TALES FROM A FAR-NORTH FOR­EST

THE LAND IS PROV­ING TO BE A NAT­U­RAL CLASS­ROOM IN MORE WAYS THAN ONE FOR POLLY AND HER FAM­ILY

NZ Life & Leisure - - Contents - WORDS POL LY GRE EKS

The land proves a nat­u­ral class­room for Polly and her fam­ily

WHEN JAMES AND I em­barked on our Great Land Ad­ven­ture, it was as an ex­per­i­ment. Feel­ing a lot like chil­dren at play in the woods, we am­bled about our 15 hectares of Far North na­tive for­est, learn­ing through trial and er­ror where to put a road, how to build a ford across the stream, achieve run­ning wa­ter, rig up a so­lar panel and be­gin build­ing a home.

Six-and-a-half years later, the ex­per­i­men­ta­tion con­tin­ues. It’s a lib­er­at­ing, light-hearted ap­proach, pro­vid­ing us with an at­ti­tude of kind­ness to­wards our­selves when we fail at en­deav­ours, as well as of­fer­ing a psy­cho­log­i­cal exit dur­ing mo­ments of grim com­par­i­son when it feels like city liv­ing is way eas­ier than go­ing of­f­grid on a shoe­string.

“We don’t have to stay,” we mur­mur con­sol­ingly over can­dle-lit pow­wows. “We’re just test­ing this life­style to see if it’s for us.” Life in the for­est might be a re­search pro­ject in progress but hard yards aside, the re­sults so far in­di­cate self­suf­fi­ciency, a deeper con­nec­tion to the nat­u­ral world, good health, au­then­tic­ity and cre­ativ­ity. It’s a com­pelling case for press­ing on­wards.

When life’s un­der­taken with an at­ti­tude of investigation, our fail­ures are lessons well learnt. Chop the fire­wood at the end of win­ter so it can dry out all spring and sum­mer. Find out a seedling’s pref­er­ences be­fore plant­ing it. Liv­ing on the land is an on­go­ing prac­tice of re­fine­ment.

Our chil­dren, Vita and Zen, are mas­ters at ex­plo­ration. In their eyes there’s no right or wrong; just a fo­cused cu­rios­ity on cause and ef­fect. If wa­ter is mixed with a tub of con­crete ox­ide and spread across the house site, how far will it go? If a tray of eggs is crushed into the dirt, will the dog lick the mess? If all the un­ripe plums are picked off a tree and left in a bucket of wa­ter, will it make a nice drink?

Ob­serv­ing this de­sire to learn in five-year-old Vita has given us the con­fi­dence to se­lect home­school­ing for her ed­u­ca­tion. With the land as a class­room, we’re hop­ing her pas­sions, cre­ativ­ity and cu­rios­ity take us all down some in­ter­est­ing paths.

“Is that wise?” queried my mother, con­cerned about so­cial­iza­tion and the time com­mit­ment re­quired to be Vita’s teach­ers.

I think so but as with most things around here, we won’t know un­til we’ve tried it. Ex­per­i­men­ta­tion is an ac­tive life sci­ence.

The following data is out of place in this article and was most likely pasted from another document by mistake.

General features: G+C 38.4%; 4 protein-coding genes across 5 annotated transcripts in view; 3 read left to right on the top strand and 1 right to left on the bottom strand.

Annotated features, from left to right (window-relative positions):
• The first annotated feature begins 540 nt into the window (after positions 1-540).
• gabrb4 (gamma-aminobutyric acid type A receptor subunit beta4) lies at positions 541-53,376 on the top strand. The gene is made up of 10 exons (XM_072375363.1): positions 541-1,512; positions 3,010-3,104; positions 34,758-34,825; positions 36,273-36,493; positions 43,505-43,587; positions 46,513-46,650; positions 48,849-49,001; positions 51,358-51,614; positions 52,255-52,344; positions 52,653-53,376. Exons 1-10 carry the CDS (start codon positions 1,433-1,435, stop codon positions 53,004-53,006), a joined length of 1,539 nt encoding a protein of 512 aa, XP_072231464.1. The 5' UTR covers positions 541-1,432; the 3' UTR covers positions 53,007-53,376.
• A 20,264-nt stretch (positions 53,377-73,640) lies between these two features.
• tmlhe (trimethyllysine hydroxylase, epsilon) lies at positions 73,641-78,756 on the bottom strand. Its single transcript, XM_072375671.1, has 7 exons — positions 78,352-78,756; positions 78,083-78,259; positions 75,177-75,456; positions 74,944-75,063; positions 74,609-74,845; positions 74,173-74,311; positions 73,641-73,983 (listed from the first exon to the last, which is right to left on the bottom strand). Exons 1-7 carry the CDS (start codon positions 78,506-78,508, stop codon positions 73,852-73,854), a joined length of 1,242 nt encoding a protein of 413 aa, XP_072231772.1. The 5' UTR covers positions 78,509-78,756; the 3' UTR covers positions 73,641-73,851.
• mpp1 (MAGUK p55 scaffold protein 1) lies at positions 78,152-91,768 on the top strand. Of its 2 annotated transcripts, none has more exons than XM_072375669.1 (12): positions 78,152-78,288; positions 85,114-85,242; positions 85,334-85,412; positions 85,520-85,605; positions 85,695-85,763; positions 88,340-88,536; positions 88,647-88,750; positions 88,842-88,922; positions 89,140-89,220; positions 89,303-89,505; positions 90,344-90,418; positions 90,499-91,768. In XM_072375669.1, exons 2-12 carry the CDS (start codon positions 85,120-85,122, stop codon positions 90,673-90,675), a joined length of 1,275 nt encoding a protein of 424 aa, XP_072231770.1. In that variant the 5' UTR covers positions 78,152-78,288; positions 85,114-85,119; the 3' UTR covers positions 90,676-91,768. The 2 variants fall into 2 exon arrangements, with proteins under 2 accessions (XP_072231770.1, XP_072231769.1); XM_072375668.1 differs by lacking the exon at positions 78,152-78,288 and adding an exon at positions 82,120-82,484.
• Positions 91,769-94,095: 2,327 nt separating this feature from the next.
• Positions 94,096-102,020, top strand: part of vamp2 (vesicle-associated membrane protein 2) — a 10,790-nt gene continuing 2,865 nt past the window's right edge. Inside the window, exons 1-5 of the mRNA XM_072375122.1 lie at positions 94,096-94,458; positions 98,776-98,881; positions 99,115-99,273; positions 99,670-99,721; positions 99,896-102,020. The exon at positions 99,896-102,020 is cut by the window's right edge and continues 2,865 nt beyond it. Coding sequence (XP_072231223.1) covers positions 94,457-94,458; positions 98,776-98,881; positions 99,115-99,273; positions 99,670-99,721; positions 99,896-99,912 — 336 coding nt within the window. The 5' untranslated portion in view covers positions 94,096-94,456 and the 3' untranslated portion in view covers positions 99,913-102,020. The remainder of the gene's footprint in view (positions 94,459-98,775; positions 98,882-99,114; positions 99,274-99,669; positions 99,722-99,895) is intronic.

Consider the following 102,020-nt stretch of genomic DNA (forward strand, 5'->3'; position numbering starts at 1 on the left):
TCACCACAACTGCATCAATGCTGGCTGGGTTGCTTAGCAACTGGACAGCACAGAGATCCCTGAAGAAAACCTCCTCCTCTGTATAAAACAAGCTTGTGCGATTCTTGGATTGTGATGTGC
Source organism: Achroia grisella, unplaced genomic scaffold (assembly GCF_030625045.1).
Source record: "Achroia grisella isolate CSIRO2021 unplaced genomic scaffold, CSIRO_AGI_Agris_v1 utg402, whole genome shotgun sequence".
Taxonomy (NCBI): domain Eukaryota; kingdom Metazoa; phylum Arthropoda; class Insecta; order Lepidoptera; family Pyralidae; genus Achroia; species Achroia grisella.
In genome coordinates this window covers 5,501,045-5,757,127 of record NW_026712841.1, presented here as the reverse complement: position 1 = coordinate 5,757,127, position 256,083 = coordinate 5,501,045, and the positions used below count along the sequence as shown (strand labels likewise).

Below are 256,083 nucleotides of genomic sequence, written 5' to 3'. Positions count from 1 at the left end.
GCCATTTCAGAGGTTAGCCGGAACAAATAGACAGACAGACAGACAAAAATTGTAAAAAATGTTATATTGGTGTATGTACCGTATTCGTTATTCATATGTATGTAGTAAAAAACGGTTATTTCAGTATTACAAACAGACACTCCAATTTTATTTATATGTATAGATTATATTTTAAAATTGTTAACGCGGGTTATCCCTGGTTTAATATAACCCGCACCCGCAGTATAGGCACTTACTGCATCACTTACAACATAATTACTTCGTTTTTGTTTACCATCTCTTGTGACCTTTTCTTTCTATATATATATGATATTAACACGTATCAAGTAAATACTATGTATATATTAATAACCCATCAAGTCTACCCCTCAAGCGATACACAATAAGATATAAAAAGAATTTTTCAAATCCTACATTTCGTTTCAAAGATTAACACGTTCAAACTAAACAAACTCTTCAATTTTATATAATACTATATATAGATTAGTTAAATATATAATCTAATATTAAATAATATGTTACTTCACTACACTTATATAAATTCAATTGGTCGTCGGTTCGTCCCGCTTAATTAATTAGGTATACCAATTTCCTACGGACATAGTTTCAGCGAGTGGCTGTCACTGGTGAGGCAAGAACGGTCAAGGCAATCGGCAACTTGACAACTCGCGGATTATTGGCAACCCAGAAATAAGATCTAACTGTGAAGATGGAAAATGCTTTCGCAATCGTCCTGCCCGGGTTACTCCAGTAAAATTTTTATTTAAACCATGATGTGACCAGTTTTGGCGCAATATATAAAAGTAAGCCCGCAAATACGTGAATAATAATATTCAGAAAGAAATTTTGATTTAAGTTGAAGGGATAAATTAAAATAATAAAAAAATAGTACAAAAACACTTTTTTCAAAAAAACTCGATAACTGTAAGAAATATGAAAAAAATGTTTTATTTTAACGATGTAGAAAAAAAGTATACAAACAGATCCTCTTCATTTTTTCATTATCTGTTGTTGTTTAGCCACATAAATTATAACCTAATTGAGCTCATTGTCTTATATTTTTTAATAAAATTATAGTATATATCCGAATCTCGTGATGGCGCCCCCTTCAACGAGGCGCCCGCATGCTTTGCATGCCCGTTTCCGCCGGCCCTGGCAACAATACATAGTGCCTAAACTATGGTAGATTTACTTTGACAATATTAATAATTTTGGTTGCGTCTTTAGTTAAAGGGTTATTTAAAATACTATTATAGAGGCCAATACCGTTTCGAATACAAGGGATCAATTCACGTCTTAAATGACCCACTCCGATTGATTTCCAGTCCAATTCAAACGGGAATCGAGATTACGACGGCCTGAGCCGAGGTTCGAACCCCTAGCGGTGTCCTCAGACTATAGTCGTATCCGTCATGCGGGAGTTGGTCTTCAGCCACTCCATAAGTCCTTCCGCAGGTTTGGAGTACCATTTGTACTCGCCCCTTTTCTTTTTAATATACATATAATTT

So far our home­school­ing re­search has seen us touch base with sev­eral dif­fer­ent com­mu­ni­ties of par­ents and chil­dren and il­lus­trated just how many dif­fer­ent ap­proaches there are. We’ve met kids who speak four lan­guages, daugh­ters re­ceiv­ing their ed­u­ca­tion through eques­trian train­ing, free-spir­ited un-school­ers hurtling past in DIY go-carts, re­bel­lious teenagers de­mand­ing to at­tend their lo­cal col­lege and home-taught young adults ex­celling at var­i­ous arts.

Just be­cause James and I are now kitchen-ta­ble teach­ers, it doesn’t mean we aren’t still learn­ing too. We were re­cently forced to solve a rather hefty co­nun­drum with some hasty re­view­ing of physics when our new cast-iron wood stove ar­rived on the land. Weigh­ing 400 kilo­grames, it had been fork­lifted onto our trailer in a mat­ter of min­utes. Get­ting it into our new room wasn’t so sim­ple. With no team of weightlifters on standby, brain was re­quired to do the job of brawn. Af­ter some chin scratch­ing and a foray down to the stream, James reap­peared with har­vested bam­boo poles that he cut to uni­form lengths. Us­ing a chain-block hung from a roof bearer to crank the stove off the trailer, we low­ered it onto seven bam­boo rollers and be­gan the painstak­ing process of inch­ing it for­ward to the doorstep. It took us five hours of rolling and lev­er­ing to get the oven into its fi­nal rest­ing place but I’m still mar­veling that we man­aged to budge it at all. De­spite our new room be­ing cur­rently door-less, we de­parted on a camp­ing hol­i­day soon af­ter with peace­ful minds, re­laxed in the knowl­edge no light-fin­gered thief would be mak­ing a quick get­away with the lat­est ad­di­tion to our home.